Not a hint there that there's anything dishonest in portraying Stansbury as someone who thinks murders are just peachy. Eventually, several paragraphs later, Stansbury is given a chance to say, "We need to be talking about systemic racism and how that interfaces with policing in our criminal justice system," and that she supports police reform.

Oh yes, and long after the details of how Moores is attacking her, we're informed that Stansbury doesn't actually support parts of the BREATHE Act proposal like "the emptying of prisons," but that she is in favor of ending the use of private prisons, same as that old commie President Joe Biden. Oh, so the attack from the third paragraph of the story, which has been repeated throughout the piece, isn't at all what Stansbury supports? Thanks for mentioning that.

And a kicker: While the article waits several hundred words to give Stansbury a chance to state her actual position, that's immediately followed by a rebuttal from Moores, who insists Stansbury isn't allowed to back away from any part of the proposal because she just isn't, OK?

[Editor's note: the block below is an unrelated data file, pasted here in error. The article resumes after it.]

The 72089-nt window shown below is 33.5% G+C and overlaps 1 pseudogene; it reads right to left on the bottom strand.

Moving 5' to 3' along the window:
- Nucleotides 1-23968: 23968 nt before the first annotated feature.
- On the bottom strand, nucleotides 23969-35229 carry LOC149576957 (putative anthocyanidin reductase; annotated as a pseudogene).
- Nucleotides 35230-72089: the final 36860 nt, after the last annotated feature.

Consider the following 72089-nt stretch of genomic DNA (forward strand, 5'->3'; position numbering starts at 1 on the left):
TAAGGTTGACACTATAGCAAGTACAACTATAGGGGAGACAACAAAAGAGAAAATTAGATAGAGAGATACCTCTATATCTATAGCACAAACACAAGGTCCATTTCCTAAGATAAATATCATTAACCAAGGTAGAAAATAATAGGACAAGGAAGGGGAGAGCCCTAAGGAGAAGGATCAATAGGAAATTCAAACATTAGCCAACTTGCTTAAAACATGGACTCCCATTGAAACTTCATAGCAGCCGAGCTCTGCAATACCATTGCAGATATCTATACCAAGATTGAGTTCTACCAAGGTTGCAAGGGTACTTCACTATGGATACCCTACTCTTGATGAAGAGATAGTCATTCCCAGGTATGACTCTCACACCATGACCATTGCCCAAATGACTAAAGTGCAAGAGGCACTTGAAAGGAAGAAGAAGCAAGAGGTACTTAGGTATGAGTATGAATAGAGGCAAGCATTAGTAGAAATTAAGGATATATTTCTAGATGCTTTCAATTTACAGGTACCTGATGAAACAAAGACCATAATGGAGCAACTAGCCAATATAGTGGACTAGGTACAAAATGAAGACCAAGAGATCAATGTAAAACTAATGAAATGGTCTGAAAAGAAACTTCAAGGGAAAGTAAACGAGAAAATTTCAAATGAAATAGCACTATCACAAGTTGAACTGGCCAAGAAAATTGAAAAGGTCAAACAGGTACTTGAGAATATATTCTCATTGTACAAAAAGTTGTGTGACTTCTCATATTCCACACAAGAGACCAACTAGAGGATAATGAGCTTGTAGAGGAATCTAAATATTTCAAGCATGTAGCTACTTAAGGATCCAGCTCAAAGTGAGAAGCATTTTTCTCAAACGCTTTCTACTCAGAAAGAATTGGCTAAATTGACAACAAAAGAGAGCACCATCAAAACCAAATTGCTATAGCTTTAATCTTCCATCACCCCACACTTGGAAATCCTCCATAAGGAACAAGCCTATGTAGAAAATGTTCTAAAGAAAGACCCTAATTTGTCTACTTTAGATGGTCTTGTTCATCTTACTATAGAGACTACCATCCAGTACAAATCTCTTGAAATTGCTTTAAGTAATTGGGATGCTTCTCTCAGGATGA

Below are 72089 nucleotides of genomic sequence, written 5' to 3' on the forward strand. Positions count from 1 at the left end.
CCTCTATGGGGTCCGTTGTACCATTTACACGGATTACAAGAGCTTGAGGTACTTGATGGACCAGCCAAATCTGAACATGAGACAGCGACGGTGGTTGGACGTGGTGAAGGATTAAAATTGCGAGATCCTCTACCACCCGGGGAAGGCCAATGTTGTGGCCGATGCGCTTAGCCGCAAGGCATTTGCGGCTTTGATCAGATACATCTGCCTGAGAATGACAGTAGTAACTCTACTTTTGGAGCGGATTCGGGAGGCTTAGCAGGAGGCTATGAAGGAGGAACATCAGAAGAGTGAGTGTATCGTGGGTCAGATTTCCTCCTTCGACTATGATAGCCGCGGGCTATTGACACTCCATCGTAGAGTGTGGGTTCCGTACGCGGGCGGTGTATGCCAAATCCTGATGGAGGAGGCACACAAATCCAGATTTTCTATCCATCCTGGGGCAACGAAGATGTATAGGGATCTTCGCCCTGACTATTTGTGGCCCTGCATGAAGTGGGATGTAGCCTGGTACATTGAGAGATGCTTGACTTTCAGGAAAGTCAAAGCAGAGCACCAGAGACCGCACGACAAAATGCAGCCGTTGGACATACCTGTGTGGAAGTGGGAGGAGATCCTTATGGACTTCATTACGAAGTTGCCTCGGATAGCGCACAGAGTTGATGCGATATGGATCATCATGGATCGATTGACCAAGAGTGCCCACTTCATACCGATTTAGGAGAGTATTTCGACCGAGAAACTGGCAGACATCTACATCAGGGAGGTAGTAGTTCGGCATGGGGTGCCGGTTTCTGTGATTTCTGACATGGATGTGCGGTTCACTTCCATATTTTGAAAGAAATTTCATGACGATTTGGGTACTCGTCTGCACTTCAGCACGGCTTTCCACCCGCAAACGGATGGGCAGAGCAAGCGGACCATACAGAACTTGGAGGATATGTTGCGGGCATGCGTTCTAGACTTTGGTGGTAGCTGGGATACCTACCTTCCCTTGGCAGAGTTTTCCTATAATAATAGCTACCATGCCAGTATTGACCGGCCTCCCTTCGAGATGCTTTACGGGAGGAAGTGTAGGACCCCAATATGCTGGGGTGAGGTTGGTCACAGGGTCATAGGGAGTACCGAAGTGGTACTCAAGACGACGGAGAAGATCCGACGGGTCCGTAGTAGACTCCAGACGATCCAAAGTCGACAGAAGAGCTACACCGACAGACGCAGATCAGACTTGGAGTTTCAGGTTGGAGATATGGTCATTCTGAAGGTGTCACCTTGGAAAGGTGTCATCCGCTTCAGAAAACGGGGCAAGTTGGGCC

So yeah, it's a heck of an analysis: How are Democrats going to handle Republican disinformation, especially when lazy journalism keeps repeating the dishonest Republican talking points about things Democrats don't actually support? Truly, it is a puzzle. Hope those Democrats figure something out.

[Politico / Paul Waldman on Twitter]

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Doktor Zoom

Doktor Zoom's real name is Marty Kelley, and he lives in the wilds of Boise, Idaho. He is not a medical doctor, but does have a real PhD in Rhetoric. You should definitely donate some money to this little mommyblog where he has finally found acceptance and cat pictures. He is on maternity leave until 2033. Here is his Twitter, also. His quest to avoid prolixity is not going so great.